*      Considering the conceptual possibilities of justice as a means of bypassing contested notions of legal pluralism for understanding intersections of local, national and international legalities.
*       Remaining alert to what a focus on justice might obscure or exclude. How, for example, does the language of justice relate to concerns about power and inequality?
*      Gathering together scholars from a variety of disciplines whose work converges on issues of justice in Africa and whose projects have not previously been brought into conversation.
The focus of the conference is on the many and varied actors pursuing visions of justice in Africa – their aspirations, divergent practices and articulations of international and vernacular idioms of justice. We will bring together topics of research that are at the cutting edge of contemporary scholarship across a wide range of disciplines, including activism, resource extraction, international legal institutions, and post-conflict reconciliation. Our engagement will be both empirical and theoretical: we aim to grapple with alternative approaches to the concept of justice and its relationships with law, morality, and rights. The keynote address will be given by Professor Kamari Maxine Clarke.We welcome papers from a range of disciplines, including - but not limited to - anthropology, history, law, criminology and politics. In order to allow time for discussion, presentations will be limited to 20 minutes. We have limited funding to contribute towards the travel costs of a junior scholar based in an African University, but are otherwise unable to fund delegates’ travel and accommodation. We will cover registration costs and conference meals for all speakers, and can provide advice about accommodation in Cambridge.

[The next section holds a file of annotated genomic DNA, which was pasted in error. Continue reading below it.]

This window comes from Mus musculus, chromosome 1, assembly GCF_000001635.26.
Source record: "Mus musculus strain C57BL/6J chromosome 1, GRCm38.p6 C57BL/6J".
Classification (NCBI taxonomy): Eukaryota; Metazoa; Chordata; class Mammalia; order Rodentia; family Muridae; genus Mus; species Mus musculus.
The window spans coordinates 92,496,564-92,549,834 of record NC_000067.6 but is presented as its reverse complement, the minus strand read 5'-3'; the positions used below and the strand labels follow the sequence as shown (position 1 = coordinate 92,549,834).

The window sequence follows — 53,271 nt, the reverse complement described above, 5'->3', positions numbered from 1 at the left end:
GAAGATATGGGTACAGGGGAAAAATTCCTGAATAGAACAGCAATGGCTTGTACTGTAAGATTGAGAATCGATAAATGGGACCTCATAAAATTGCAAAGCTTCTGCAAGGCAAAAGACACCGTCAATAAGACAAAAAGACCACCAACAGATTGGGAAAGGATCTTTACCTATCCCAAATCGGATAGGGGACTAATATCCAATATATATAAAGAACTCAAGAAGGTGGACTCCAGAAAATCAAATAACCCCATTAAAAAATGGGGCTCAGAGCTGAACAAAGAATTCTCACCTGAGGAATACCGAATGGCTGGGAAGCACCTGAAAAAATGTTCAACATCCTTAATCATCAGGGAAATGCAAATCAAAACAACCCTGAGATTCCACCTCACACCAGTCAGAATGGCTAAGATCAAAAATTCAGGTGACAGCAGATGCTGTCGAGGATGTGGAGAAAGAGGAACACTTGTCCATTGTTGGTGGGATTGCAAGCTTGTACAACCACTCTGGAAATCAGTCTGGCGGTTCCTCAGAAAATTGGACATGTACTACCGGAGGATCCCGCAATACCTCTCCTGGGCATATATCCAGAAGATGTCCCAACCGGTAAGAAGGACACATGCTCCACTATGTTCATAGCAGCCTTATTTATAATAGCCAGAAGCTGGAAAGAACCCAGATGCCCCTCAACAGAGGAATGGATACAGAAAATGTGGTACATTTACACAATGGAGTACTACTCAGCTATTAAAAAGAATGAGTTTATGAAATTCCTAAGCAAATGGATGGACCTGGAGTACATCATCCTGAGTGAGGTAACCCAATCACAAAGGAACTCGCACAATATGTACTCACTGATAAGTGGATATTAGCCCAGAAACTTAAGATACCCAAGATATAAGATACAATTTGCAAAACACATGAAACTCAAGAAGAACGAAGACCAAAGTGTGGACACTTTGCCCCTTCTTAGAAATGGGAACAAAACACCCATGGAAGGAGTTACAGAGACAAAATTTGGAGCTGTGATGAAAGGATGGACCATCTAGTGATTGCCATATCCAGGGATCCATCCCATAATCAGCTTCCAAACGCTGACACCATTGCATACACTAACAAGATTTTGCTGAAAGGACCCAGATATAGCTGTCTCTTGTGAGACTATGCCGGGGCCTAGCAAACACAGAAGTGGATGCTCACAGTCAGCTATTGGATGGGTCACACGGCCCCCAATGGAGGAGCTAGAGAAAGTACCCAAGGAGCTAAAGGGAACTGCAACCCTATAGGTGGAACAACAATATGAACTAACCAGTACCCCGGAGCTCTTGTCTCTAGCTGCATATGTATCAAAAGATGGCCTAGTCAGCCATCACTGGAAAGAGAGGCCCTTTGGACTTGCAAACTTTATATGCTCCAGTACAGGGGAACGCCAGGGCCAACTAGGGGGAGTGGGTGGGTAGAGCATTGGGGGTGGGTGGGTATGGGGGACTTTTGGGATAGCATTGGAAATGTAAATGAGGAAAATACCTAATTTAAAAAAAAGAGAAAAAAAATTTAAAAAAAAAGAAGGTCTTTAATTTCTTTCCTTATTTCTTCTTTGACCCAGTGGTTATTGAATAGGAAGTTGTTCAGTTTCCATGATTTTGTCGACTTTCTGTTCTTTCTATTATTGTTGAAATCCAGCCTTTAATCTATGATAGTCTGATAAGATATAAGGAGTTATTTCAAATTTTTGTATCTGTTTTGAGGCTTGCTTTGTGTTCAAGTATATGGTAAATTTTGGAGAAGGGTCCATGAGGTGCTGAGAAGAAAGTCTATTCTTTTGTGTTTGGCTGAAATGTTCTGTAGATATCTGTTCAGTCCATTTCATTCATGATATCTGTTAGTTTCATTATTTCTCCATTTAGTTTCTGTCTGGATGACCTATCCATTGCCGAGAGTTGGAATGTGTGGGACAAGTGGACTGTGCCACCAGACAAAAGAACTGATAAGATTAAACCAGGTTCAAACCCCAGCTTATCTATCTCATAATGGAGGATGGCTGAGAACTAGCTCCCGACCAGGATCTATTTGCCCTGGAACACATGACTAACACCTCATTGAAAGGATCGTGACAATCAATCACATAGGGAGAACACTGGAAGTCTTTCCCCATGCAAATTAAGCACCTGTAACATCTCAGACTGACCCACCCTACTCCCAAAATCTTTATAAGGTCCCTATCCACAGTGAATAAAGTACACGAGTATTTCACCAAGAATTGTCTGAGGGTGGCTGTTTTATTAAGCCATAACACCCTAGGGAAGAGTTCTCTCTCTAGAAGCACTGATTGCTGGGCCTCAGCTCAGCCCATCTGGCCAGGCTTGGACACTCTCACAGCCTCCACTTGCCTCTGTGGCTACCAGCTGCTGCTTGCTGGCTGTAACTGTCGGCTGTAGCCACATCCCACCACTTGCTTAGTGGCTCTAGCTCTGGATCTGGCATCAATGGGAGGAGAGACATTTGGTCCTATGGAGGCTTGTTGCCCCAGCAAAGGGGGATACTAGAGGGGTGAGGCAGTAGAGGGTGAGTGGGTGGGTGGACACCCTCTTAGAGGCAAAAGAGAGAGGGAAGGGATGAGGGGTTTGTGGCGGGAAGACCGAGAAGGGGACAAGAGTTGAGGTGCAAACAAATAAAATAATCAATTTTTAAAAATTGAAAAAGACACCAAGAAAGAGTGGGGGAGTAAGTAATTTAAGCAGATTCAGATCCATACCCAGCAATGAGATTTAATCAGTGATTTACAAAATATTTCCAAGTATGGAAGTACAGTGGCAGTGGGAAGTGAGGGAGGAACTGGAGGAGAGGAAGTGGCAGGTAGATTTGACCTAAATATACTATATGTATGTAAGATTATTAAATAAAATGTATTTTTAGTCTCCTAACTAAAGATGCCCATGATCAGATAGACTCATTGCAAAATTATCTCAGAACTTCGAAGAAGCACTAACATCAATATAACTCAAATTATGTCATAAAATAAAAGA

To apply please send a 300-word abstract to pursuingjusticeinafrica@gmail.com by 28 November 2014.
Catégories: Comparative Law News